After nine years as head of Alexandria's Fire Department and a firefighting career that began in 1960, Chief Thomas M. Hawkins, Jr., has announced his plans to retire by the end of November.
"We have a whole set of medical standards that anyone affiliated with the department has to meet to remain active. And, although I am not called upon to respond to fires on a regular basis it is still incumbent upon me to meet those standards so that I can respond if necessary," Hawkins explained.
"In May I had to have two heart stints put in. About two weeks after the operation one of them closed and caused a mild heart attack on one side. It has been fixed. But, I feel that it would be irresponsible of me to continue and perhaps not be able to respond in a given situation," he said.
Prior to becoming Alexandria's chief in June 1993, Hawkins served as the Arlington County Fire Chief for 15 years. "I started as a volunteer firefighter in Arlington in 1960," Hawkins said.
EARLIER IN HIS CAREER he was a program manager at the National Fire Academy in Emmitsburg, MD., where he directed the Academy's executive development programs. He has also served as an associate professor of fire services at the Northern Virginia Community College and is a past president of the Virginia Fire Chiefs Association.
A native of Arlington, Hawkins now plans "to move out a little further, more toward Warrenton," he confided. "I hope to do more fishing and golfing and less going to fires," he said. "But, I plan to stay involved with fire fighting activities to some degree. Maybe with the training and working with departments that are looking for chiefs."
Hawkins has also been actively involved with the linkage between U.S. fire departments and those in Great Britain. Last year Alexandria hosted the group's meeting. "My wife and I have talked about going to England this coming spring for their meeting," he said.
In accepting Hawkins' resignation, City Manager Philip Sunderland recognized, "Tom has done an outstanding job of leading the Alexandria Fire Department. He has been responsible for many major accomplishments. The community is particularly indebted to him for his leadership during the September 11, 2001, terrorist attack on the Pentagon. He will be sorely missed and very difficult to replace."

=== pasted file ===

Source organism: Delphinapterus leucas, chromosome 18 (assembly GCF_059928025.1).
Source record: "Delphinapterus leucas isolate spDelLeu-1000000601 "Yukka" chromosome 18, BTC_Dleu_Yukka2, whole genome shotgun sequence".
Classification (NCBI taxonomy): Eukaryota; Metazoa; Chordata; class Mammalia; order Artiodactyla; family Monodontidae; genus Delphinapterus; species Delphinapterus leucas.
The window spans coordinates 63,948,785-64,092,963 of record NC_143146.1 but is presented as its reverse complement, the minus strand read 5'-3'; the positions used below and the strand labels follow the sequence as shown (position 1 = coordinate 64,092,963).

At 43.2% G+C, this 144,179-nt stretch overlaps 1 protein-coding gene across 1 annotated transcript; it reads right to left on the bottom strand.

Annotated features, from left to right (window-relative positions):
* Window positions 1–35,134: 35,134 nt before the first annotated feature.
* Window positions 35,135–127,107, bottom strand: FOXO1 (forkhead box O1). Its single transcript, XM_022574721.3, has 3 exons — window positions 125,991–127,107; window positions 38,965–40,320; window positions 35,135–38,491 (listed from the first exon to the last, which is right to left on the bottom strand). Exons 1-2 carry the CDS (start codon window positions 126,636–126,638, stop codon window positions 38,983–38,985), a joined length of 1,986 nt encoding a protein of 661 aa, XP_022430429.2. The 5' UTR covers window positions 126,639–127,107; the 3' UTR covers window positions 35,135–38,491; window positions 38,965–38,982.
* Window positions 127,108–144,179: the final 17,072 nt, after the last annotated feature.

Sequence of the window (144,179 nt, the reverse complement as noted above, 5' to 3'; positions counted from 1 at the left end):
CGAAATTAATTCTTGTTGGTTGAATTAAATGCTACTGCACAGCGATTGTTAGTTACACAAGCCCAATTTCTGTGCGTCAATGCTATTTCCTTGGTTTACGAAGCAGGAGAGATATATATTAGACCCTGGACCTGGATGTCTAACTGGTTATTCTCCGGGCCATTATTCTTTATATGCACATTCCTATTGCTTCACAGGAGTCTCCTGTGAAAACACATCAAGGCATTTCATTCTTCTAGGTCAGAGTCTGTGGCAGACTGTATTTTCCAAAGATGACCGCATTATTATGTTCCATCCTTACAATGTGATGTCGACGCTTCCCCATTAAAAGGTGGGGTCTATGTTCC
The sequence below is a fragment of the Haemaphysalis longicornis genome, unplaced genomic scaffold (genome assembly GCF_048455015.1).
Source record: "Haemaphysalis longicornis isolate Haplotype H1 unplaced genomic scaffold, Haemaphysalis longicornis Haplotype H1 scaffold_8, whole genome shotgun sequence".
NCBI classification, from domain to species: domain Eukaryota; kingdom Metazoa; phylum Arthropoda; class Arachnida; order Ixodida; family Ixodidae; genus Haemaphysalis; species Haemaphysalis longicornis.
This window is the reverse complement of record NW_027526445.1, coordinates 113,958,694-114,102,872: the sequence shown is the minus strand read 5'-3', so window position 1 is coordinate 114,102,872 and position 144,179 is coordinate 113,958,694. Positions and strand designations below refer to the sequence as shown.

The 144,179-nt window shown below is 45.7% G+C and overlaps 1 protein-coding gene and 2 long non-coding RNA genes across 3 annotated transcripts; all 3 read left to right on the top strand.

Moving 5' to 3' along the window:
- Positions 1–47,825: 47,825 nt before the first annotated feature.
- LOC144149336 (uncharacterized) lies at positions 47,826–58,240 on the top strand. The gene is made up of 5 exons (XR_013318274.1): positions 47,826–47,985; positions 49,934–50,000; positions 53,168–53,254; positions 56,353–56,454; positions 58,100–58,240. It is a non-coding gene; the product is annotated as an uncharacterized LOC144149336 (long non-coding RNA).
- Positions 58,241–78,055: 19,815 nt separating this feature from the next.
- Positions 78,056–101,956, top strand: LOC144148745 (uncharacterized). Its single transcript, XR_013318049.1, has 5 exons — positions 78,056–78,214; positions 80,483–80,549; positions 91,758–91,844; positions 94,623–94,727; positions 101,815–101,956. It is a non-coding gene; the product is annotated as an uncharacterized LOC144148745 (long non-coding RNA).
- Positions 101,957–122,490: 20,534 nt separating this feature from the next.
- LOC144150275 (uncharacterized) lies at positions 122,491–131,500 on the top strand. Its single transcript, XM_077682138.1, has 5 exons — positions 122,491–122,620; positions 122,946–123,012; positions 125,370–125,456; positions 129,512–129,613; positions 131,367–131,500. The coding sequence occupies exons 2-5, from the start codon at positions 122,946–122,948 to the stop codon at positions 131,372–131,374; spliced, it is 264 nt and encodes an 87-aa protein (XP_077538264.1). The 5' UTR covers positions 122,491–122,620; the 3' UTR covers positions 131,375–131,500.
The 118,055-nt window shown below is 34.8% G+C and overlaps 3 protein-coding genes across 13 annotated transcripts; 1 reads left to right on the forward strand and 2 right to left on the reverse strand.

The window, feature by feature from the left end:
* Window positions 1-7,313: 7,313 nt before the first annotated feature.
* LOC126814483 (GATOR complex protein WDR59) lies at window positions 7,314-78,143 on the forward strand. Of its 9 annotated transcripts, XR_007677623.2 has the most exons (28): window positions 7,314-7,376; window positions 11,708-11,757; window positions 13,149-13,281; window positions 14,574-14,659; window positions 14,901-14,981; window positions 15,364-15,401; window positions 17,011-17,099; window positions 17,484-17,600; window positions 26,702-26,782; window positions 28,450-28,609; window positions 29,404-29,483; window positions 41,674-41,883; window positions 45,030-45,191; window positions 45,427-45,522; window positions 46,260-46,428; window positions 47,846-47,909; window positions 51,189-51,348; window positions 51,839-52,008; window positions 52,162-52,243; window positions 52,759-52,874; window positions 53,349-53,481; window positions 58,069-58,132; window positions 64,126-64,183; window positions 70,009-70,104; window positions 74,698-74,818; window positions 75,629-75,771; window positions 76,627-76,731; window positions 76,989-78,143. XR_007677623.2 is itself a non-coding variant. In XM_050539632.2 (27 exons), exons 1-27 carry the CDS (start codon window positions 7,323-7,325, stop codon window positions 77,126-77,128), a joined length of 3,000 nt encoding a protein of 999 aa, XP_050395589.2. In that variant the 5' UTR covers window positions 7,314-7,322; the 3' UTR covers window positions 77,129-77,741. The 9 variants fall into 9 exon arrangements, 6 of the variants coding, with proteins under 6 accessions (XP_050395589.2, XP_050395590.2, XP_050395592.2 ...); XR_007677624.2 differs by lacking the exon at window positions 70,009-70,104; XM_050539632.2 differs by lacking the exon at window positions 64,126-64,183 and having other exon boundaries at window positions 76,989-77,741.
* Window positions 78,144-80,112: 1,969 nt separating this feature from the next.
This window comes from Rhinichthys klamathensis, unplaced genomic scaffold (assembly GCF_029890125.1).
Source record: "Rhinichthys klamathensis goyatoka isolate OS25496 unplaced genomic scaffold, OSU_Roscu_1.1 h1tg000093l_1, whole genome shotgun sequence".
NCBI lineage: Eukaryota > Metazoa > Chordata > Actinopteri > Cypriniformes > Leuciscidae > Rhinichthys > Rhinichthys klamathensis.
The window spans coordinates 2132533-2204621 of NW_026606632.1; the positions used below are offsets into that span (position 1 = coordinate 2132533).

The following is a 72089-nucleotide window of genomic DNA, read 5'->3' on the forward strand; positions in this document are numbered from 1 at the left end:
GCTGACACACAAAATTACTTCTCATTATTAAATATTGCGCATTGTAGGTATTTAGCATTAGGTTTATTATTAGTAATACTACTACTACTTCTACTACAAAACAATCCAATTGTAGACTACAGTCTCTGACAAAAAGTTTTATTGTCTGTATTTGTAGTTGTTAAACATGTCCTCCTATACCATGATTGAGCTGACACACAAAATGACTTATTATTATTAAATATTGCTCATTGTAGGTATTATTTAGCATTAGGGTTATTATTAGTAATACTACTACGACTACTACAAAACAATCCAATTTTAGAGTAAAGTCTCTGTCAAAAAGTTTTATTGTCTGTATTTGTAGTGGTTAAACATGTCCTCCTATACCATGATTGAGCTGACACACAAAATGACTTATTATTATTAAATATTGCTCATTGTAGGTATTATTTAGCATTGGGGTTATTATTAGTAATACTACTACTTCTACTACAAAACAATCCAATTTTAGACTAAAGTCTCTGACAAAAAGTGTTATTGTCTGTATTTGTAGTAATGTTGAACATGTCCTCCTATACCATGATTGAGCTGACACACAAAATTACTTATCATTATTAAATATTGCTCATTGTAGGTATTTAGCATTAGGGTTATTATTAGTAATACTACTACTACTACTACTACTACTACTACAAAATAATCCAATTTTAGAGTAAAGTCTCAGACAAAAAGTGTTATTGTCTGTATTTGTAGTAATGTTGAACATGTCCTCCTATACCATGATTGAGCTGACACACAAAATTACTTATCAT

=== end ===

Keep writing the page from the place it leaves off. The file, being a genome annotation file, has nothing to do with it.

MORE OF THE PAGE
ACCORDING TO THE city manager's office that replacement will involve a nationwide search which will include qualified applicants from within the department. In the interim an acting chief will be named, according to Barbara Gordon city public information officer.
"I will give Phil my input as to the strengths and weaknesses of the department but I don't intend to be involved in the search process," Hawkins clarified. "I don't know who he will pick as the interim chief."
Hawkins and his wife Sherry, have two grown children, a daughter living in Charlotte, NC, and a son in Arlington. "Our daugther just told us that she and her husband are moving to Richmond in the near future. It was one of the highlights of the year since that will also bring our new grandson so much closer," he enthused.
Alexandria's fire chief manages a department with a $25 million budget, including the funding for eight fire stations and five advanced life support units providing round-the-clock services. In addition to fire and emergency services, the chief is responsible for the city's emergency preparedness program and the code enforcement bureau.
ACCOMPLISHMENTS during Hawkins tenure as chief include:
* Formation of the Northern Virginia Hazardous Materials Response Team in 1994. It combined personnel and resources from the Alexandria and Arlington departments Haz Mat teams.
* Initiation of the Waterfront Operations Team in 1997 to assist in the protection of citizens and mariners who use the various waterways in and adjacent to the City. It was later renamed the Marine Operations Team.
* Creation of Bike Medic Operations in 1997 to provide better access to persons in large crowd situations and reduce the time necessary to treat stricken patients.
* Launched the Alexandria Fire Department Citizens Academy in 2001. It gives residents the opportunity to learn more about the department's mission and to participate in practical training.
* Completion of the fire training facility renovation at the Lee Center in 1996 and the completion of the renovations to Fire Station 204 in 2001. The latter was recognized nationally for its design and functionality.
* Delivery in May 2002, of a new, 110-foot straight ladder truck housed at station 204.
* Creation of the Be Safe Coalition which is committed to teaching safety to at-risk populations throughout the city.
* Establishment of the Leadership Education and Development Program for all departmental personnel.